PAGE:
Gorse battles with Spider Mite

contents_bannerGorse spider mites are literally sucking the life out of gorse bush and helping to control the spread of the hardy shrub around the Granville area of the Grey Valley.

“The gorse spider mite, (Tetranychus lintearius) builds its web on gorse branches and lives on the plants’ sap, slowing the vigorous growth of the plant”, says Ross Jackson, forestry planning supervisor, Timberlands West Coast Ltd.

Part of a joint biological control programme between Landcare Research and Timberlands West Coast Ltd, gorse spider mites were first introduced to the coastal area between Greymouth and Hokitika about 10 years ago. The result was unsuccessful due to the high rainfall. A second attempt during 1992 in the drier area of Granville resulted in significant initial spread before colonies dwindled.

“This summer’s warm, dry conditions have helped encourage vigorous growth in numbers and we’re now finding colonies in Caribou, Waiuta, Holmes Hill at Reefton and throughout the Grey Valley,” says Mr Jackson, “It’s bad news for the gorse but great for those of us who want to see a decrease in the plants growth.”

Gorse spider mites, along with gorse seed weevil are the two agents currently used in the battle against gorse. The spider mites are proving more successful than the seed weevil that, as the name suggests, eats the plant seeds during the flowering season. Spider mites drain the plant of its vigor and stunts its growth all year round.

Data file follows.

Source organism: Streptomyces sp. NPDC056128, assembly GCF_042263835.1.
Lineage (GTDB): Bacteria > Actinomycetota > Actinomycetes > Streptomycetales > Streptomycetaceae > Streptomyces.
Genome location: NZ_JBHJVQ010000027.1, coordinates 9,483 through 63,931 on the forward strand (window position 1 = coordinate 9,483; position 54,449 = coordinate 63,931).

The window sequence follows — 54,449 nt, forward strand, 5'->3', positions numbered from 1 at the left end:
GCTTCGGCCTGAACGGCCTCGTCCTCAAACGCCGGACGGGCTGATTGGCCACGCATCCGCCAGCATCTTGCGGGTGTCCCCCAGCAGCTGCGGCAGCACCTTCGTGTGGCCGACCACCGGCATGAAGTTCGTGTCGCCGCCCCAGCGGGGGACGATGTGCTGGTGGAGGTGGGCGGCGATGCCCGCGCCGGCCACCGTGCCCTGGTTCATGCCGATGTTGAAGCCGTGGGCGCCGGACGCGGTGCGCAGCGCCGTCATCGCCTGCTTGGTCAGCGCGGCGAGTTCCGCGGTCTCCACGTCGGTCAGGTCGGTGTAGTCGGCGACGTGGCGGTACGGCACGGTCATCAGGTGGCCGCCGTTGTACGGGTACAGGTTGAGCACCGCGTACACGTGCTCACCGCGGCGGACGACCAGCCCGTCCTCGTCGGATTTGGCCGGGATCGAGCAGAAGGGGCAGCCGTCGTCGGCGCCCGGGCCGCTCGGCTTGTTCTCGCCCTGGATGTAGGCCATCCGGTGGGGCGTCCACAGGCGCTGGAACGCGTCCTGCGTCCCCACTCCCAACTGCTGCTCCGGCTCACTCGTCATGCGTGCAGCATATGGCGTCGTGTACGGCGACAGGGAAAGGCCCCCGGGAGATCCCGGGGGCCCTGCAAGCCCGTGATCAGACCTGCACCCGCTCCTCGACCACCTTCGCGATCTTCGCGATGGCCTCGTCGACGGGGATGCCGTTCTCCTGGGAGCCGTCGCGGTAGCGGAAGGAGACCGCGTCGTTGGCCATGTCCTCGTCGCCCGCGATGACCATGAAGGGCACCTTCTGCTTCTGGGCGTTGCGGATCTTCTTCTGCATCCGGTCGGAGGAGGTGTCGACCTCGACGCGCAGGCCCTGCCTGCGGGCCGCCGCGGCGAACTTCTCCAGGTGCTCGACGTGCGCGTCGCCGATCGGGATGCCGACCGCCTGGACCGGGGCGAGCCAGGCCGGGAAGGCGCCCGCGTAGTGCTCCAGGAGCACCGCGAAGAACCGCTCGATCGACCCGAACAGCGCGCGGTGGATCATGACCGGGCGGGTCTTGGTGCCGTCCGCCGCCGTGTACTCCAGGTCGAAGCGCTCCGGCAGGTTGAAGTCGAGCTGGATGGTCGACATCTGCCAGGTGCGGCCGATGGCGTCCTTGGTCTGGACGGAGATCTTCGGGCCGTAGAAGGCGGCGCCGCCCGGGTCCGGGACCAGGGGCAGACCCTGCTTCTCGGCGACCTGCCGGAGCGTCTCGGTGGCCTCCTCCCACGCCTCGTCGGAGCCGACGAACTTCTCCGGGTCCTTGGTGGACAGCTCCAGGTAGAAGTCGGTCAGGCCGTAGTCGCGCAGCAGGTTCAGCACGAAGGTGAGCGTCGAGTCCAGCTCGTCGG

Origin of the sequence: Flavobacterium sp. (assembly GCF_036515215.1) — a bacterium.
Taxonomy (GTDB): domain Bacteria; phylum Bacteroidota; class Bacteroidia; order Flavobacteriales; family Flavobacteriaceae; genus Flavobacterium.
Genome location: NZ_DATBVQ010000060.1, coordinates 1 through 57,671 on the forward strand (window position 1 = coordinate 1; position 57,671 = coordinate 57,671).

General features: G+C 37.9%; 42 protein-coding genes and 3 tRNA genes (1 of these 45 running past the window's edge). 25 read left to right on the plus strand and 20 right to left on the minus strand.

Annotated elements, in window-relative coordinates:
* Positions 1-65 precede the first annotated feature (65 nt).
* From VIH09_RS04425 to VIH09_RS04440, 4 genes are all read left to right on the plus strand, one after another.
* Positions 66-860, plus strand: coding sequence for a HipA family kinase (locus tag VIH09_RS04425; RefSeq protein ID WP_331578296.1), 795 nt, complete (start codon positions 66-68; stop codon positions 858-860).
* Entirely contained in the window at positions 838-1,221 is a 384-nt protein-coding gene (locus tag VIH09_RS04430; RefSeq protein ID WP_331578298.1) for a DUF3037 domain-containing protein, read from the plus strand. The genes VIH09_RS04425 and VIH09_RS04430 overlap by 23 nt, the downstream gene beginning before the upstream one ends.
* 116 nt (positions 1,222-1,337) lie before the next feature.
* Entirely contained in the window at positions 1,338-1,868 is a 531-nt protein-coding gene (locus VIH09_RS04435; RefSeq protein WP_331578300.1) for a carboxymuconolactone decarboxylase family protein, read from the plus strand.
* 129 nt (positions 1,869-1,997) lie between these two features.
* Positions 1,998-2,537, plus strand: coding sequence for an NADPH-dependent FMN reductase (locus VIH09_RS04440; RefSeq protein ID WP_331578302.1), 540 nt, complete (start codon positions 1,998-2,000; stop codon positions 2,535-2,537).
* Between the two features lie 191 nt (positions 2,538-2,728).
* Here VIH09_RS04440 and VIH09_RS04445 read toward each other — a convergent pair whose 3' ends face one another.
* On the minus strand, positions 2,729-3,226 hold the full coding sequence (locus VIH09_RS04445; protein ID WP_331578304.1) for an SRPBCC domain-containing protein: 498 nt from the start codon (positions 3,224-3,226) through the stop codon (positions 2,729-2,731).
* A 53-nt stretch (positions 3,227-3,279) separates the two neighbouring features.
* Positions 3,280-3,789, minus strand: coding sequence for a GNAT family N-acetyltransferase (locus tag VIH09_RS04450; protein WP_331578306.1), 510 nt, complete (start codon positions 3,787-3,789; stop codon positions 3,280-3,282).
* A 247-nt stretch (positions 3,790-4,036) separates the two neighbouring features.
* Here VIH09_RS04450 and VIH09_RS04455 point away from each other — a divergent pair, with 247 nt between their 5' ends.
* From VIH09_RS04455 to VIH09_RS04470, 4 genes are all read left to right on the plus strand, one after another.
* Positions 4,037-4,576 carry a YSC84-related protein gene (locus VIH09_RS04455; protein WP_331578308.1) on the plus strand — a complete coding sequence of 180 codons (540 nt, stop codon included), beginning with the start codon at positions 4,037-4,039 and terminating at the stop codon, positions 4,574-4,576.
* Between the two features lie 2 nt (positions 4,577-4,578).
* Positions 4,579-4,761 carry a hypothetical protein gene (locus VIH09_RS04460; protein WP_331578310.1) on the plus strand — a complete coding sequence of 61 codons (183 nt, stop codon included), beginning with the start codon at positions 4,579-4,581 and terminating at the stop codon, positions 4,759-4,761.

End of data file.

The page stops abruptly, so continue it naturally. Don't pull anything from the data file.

“Attempts are being made to establish other gorse-devouring species such as thrip (a type of aphid), the gorse pod moth, which together with the gorse seed weevil will account for up to 99 percent of gorse seed, and two types of moth, soft shoot and hard shoot. All species are thoroughly tested by Landcare Research to ensure they are specific parasites of gorse before being introduced to gorse patches,” Mr Jackson says.

“Gorse spider mites are identified by a web which covers the entire gorse branch, the mites appear as tiny brown dots on the web. They seem to prefer younger gorse plants of perhaps two or three years old. When mite-covered gorse is transferred to other gorse patches, the mites disappear within two to three weeks – they disperse on the wind and establish in colonies across other patches of gorse in the vicinity,” he says.